Still, the push to tighten election security and boost public confidence has been complicated by Trump’s downplaying of the foreign threat and his repeated claims, without evidence, that voter fraud is rampant.
Former Secretary of Homeland Security Michael Chertoff thinks Trump’s remarks are “unhelpful” — imagine, he asked, how much difference it might make if the president were on the same page as his advisers and local election officials.
“A president who got out there and really encouraged investment in the security would be again a positive factor.” But, adds Chertoff, “I think that it’s not deterring the people who are actually doing the work from carrying it out.”
Shelby Pierson, the election threats executive within the Office of the Director of National Intelligence, was asked by NPR point-blank whether she has to try to work around Trump. No, she said.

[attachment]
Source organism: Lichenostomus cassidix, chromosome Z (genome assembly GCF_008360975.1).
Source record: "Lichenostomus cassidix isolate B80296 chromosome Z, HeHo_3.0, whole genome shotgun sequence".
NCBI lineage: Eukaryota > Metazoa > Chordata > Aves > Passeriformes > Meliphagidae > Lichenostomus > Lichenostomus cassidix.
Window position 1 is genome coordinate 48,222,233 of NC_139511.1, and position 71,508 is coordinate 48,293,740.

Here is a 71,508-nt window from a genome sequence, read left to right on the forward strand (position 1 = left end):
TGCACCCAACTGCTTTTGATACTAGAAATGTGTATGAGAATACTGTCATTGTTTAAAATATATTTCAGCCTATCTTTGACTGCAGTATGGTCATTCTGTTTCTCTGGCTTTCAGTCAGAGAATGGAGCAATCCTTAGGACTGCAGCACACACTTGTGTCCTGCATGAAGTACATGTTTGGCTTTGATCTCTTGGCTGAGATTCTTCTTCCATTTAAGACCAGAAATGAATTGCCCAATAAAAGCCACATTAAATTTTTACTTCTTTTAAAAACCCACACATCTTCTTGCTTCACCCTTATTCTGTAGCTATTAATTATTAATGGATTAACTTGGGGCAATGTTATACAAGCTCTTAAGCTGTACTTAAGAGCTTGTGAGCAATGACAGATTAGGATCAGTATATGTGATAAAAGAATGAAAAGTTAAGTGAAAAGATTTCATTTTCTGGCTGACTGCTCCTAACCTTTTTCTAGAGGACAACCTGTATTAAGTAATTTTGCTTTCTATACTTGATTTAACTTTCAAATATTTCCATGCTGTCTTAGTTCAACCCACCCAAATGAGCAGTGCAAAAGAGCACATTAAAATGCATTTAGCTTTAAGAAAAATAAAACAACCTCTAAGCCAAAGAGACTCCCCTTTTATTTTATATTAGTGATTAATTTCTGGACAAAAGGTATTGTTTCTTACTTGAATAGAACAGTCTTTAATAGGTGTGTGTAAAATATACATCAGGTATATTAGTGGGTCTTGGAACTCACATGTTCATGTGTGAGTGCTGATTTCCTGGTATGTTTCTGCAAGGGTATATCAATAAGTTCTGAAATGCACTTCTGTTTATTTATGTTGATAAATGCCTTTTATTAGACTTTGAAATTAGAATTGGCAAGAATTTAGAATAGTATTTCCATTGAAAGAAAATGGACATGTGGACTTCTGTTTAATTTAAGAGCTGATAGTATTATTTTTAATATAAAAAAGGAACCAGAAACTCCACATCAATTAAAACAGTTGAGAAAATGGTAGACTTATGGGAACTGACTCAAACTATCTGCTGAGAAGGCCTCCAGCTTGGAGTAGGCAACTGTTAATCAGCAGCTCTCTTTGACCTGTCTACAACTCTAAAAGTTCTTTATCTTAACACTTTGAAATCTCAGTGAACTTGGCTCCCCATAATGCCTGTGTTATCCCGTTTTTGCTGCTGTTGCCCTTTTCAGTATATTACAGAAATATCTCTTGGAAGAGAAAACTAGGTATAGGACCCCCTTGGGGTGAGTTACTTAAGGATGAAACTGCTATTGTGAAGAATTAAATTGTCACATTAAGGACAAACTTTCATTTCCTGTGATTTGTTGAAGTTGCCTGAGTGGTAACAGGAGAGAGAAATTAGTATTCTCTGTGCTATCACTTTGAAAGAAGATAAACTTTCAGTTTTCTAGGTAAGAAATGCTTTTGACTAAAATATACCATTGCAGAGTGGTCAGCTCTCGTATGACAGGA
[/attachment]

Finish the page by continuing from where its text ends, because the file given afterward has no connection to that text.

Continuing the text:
And for his part, Krebs insists that he has all the support and guidance he needs from the White House to do his job.
“We all know what’s at stake here,” he says. “And it’s defending democracy. It’s protecting 2020, and I think the American people need to have confidence that we take this seriously.”
Krebs warns, though, that there’s no such thing as 100% security and that the threat is evolving. While Russians conducted the attacks in 2016, intelligence officials expect that attacks this year could come from others as well, including Iran, China or some domestic player.